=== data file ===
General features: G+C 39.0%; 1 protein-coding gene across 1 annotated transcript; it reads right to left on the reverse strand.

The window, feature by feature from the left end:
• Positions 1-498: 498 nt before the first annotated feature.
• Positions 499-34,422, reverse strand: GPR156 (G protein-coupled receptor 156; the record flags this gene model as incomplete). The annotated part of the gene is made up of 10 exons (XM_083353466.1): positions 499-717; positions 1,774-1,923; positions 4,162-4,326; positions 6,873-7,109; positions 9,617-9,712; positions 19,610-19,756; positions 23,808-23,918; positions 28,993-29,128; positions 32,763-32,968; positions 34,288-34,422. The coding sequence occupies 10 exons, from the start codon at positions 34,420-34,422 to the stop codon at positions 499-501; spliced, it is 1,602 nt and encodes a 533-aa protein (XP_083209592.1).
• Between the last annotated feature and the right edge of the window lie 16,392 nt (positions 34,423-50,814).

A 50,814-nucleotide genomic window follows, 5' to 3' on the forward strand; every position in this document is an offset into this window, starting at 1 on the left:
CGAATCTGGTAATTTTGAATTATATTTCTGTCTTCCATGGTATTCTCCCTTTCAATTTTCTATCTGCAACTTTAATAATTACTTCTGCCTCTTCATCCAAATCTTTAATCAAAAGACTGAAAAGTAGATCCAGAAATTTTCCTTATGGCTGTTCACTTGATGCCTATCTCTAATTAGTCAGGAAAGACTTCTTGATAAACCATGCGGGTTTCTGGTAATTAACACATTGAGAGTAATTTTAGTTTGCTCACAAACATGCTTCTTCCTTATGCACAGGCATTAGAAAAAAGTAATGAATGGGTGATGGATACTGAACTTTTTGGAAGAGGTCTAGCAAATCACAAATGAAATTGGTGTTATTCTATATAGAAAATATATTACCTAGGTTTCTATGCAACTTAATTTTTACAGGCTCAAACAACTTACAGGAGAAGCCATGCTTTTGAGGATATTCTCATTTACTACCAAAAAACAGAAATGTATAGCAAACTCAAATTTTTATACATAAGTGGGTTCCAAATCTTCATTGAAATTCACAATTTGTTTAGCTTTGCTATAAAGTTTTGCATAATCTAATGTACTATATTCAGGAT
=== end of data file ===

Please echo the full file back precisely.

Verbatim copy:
General features: G+C 39.0%; 1 protein-coding gene across 1 annotated transcript; it reads right to left on the reverse strand.

The window, feature by feature from the left end:
• Positions 1-498: 498 nt before the first annotated feature.
• Positions 499-34,422, reverse strand: GPR156 (G protein-coupled receptor 156; the record flags this gene model as incomplete). The annotated part of the gene is made up of 10 exons (XM_083353466.1): positions 499-717; positions 1,774-1,923; positions 4,162-4,326; positions 6,873-7,109; positions 9,617-9,712; positions 19,610-19,756; positions 23,808-23,918; positions 28,993-29,128; positions 32,763-32,968; positions 34,288-34,422. The coding sequence occupies 10 exons, from the start codon at positions 34,420-34,422 to the stop codon at positions 499-501; spliced, it is 1,602 nt and encodes a 533-aa protein (XP_083209592.1).
• Between the last annotated feature and the right edge of the window lie 16,392 nt (positions 34,423-50,814).

A 50,814-nucleotide genomic window follows, 5' to 3' on the forward strand; every position in this document is an offset into this window, starting at 1 on the left:
CGAATCTGGTAATTTTGAATTATATTTCTGTCTTCCATGGTATTCTCCCTTTCAATTTTCTATCTGCAACTTTAATAATTACTTCTGCCTCTTCATCCAAATCTTTAATCAAAAGACTGAAAAGTAGATCCAGAAATTTTCCTTATGGCTGTTCACTTGATGCCTATCTCTAATTAGTCAGGAAAGACTTCTTGATAAACCATGCGGGTTTCTGGTAATTAACACATTGAGAGTAATTTTAGTTTGCTCACAAACATGCTTCTTCCTTATGCACAGGCATTAGAAAAAAGTAATGAATGGGTGATGGATACTGAACTTTTTGGAAGAGGTCTAGCAAATCACAAATGAAATTGGTGTTATTCTATATAGAAAATATATTACCTAGGTTTCTATGCAACTTAATTTTTACAGGCTCAAACAACTTACAGGAGAAGCCATGCTTTTGAGGATATTCTCATTTACTACCAAAAAACAGAAATGTATAGCAAACTCAAATTTTTATACATAAGTGGGTTCCAAATCTTCATTGAAATTCACAATTTGTTTAGCTTTGCTATAAAGTTTTGCATAATCTAATGTACTATATTCAGGAT